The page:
I can only assume your referencing Moes (and adjoining development) Harris Teeter, and Trader Joe’s – There is nothing else new on Merrimon.
So lets see, Harris Teeter and Moes (development) both occupy previously empty lots, and the only one that ‘uprooted’ any other business was Trader Joe’s. So of all of the new development on Merrimon, the most ‘evil’ is Trader Joe’s.
Or are you just critical that it’s being ‘commercialized’?
Well, other people with cooler local business were more than welcome to buy those lots and build them, but didn’t.
By the way, the development next to Moes is going to be renting to some smaller local business’ does that count?
AND the real ‘shit show’ of Merrimon avenue is the new building requirements.
A LITTLE KNOWN FACT about all new construction on merrimon is that it has to be up on the street and all parking behind. The first building to have to be subjected to this new ‘rule’ was Staples, and it got blamed, but it was the zoning requirement. They are trying to make the road ‘more pedestrian friendly’ by putting the parking behind the buildings, and the buildings up on the road. In realty it makes Merrimon IMPOSSIBLE for any future fifth lane (turning lane) because all new development is up on the road, and it makes it quite a scary road to be a pedestrian on, the sidewalks are right on the road, and cars don’t go very slow down it. Worst city decision ever. They should make all new construction as far off the road as possible so that in the future Merrimon could be expanded. (the road)
And, any existing business’ on Merrimon, IF they want to do any improvements, if the improvement is over 40% of the value (I think, around that) then they have to move the whole building up on the street. In essence, keeping existing structures old and current owners reluctant to do any major updgrading, because they would have to basically tear down the building and put it up on the street.
That’s the real ‘shit show’ of Merrimon. That ordinance.
A LITTLE KNOWN FACT about all new construction on merrimon is that it has to be up on the street and all parking behind.
Pretty sure it’s a WELL KNOWN FACT.
They should make all new construction as far off the road as possible so that in the future Merrimon could be expanded.
Let’s call it “Patton matching”, because everybody loves that stretch of road.
Less facetiously, the question is whether Merrimon up to UNCA is more like Haywood Road or Patton Avenue (or Hendersonville Road). I think the ordinance makes sense, given the density and existing building stock, but the implementation has been pretty crappy, because big box and franchise restaurant plans are designed around Patton-style sprawly strips. (Trader Joe’s, on the other hand, had plans that fit– the Asheville branch closely matches the one in Buckhead, where there’s a similar approach to parking.)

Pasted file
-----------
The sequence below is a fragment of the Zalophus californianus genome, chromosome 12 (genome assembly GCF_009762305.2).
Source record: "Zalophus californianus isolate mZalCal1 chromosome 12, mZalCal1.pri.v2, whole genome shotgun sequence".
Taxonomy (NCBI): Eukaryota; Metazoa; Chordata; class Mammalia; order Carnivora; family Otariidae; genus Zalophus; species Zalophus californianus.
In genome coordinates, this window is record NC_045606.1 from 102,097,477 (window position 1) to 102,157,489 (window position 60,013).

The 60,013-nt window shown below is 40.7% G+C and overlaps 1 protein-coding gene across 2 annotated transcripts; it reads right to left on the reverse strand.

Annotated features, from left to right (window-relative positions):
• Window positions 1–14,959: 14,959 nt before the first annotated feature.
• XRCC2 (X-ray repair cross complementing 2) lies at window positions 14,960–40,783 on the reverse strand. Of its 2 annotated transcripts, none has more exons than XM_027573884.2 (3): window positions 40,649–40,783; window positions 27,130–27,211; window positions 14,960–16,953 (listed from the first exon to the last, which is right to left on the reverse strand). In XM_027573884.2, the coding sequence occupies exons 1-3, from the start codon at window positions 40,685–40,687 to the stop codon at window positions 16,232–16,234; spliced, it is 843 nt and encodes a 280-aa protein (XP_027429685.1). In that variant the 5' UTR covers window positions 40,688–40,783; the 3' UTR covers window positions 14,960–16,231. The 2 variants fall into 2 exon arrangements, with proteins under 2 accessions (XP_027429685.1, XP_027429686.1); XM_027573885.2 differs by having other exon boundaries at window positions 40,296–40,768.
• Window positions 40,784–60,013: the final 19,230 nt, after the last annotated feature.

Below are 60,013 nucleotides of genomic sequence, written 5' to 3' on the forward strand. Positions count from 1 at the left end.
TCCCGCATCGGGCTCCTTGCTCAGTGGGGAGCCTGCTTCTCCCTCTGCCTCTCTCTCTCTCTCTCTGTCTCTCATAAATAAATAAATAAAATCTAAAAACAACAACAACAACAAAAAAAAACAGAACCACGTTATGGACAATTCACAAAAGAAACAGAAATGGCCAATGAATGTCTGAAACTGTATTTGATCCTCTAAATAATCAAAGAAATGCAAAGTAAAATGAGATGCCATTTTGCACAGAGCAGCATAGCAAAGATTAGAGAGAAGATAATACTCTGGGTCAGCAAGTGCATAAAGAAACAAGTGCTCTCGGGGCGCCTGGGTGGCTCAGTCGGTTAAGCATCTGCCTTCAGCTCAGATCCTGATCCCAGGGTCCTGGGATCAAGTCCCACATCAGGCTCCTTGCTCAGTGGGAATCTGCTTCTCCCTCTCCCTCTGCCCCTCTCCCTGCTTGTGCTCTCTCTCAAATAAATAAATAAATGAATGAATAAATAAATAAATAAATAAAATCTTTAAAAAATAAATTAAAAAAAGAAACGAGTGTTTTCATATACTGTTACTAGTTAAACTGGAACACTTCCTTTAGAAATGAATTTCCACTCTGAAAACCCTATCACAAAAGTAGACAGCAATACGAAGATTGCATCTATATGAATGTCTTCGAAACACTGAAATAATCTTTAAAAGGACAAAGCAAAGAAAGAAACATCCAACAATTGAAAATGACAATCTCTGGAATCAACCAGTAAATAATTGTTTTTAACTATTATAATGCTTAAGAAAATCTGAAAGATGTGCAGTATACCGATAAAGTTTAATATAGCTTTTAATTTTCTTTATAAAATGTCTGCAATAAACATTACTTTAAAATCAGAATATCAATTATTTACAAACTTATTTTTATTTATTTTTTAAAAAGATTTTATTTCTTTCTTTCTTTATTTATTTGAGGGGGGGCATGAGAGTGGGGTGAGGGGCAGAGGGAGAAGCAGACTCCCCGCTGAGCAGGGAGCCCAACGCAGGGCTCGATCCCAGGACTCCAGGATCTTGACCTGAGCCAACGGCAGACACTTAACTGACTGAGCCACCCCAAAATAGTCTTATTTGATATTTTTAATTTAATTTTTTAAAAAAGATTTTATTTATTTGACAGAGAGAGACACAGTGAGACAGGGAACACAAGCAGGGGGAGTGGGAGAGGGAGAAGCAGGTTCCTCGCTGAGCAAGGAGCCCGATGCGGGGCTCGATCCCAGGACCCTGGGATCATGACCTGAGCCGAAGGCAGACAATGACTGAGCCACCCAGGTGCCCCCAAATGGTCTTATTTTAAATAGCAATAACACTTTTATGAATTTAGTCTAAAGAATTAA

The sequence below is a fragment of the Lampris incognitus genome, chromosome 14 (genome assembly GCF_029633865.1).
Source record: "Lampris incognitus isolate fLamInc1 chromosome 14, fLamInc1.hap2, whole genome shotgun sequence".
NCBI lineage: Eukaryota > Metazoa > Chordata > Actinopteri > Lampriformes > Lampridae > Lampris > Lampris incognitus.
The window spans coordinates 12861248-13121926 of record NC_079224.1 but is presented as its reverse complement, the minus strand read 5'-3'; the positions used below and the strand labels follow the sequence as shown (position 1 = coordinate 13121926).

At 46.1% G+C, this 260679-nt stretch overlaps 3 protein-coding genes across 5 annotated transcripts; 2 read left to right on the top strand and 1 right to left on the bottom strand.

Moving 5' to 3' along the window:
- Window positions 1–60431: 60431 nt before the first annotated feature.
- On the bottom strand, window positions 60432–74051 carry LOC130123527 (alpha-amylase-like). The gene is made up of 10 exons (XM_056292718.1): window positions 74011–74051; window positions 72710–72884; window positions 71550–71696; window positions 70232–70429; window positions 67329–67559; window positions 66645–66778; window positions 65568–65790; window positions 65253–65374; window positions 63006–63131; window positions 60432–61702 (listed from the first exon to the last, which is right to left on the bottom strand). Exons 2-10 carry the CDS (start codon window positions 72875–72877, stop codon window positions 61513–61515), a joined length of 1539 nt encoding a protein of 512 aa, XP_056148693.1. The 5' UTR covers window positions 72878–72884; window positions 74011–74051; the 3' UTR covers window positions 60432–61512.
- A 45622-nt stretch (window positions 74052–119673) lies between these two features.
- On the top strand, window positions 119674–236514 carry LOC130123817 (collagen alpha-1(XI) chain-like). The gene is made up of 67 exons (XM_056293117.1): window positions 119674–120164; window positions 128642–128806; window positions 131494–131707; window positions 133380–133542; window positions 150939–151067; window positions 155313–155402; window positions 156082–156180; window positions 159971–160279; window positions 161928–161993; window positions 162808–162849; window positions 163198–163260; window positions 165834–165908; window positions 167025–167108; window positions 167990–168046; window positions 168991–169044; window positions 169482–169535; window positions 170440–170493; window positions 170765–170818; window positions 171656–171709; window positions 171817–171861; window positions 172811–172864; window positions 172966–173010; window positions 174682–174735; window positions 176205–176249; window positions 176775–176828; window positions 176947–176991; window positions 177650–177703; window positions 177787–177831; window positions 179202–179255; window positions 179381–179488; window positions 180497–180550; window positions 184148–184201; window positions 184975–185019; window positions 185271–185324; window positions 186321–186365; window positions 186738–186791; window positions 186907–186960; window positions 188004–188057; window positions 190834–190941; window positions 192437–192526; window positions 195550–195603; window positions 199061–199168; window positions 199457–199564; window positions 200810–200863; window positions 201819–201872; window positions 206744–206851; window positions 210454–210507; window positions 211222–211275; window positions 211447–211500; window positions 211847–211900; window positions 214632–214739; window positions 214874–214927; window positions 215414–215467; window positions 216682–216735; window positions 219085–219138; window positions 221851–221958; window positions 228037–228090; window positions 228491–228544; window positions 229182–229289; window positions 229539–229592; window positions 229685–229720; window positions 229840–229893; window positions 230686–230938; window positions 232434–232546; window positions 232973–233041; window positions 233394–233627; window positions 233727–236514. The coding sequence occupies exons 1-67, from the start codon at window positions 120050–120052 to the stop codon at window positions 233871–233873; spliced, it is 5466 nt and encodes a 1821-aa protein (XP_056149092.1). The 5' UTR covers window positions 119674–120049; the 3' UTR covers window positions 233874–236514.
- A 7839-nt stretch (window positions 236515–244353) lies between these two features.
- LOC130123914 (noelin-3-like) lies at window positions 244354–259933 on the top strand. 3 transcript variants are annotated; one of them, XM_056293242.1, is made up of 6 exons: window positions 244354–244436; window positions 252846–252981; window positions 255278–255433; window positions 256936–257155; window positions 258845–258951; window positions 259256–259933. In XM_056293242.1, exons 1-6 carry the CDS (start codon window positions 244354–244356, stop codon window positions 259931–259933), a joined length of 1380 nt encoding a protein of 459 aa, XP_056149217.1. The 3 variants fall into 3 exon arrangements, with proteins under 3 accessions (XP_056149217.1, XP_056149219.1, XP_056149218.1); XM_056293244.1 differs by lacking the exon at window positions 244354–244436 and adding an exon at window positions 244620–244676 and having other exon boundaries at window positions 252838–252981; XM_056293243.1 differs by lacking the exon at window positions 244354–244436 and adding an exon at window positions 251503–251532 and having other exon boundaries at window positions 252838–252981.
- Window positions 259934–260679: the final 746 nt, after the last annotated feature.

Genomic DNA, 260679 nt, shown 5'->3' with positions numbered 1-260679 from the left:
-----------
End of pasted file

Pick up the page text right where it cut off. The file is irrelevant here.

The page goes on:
Big yawning parking lot deserts wouldn’t have made sense there either. Wider sidewalks would have made a difference, but that eats into that sweet, sweet square footage.
Merrimon is a scary ass road for a pedestrian. I’ve seen some scary stuff (cars running on the curb, one car almost slammed into another, and in reaction went on the side walk to avoid hitting the car – thank goodness no one was on the sidewalk)
Ever try turning left on Merrimon during lunch or at 5:00?
Ever try to cross the street on foot?
Ever walk down the side walk at all? Not a ‘pedestrian friendly road’ at all.
It is not ever going to be like that, and the reality is, it won’t get better by boxing it in more.
The broader question is how does the city want Merrimon to function. Should Merrimon continue to expand and become an arterial North/South connection in Asheville? Or Should Merrimon develop as a more urban commercial corridor?
Many of our streets in this city (and state) have this same identity crisis. Merrimon is stuck in-between these two types of streets. The ordinance attempts to push the street into a more urban commercial corridor. This is difficult to do by itself without city investment. Developers can change their patterns but they cannot get the sidewalk off the back of curb, they cannot install bike lanes. If the city wants to make Merrimon more walkable they need to change the street not just the ordinance.
Lastly, all of these things take a longtime, to transition corridors into complete streets, many of us (me included) do not have the patience. IMO take it down to a three lane road (with all the left turns that is how it functions now) install bike lanes, bump in the curbs install real street trees. Traffic will continue to suck, if you have to get to north Asheville in such a hurry take the highway that is what they are made for.
Well, actually, Stu is hobbit sized.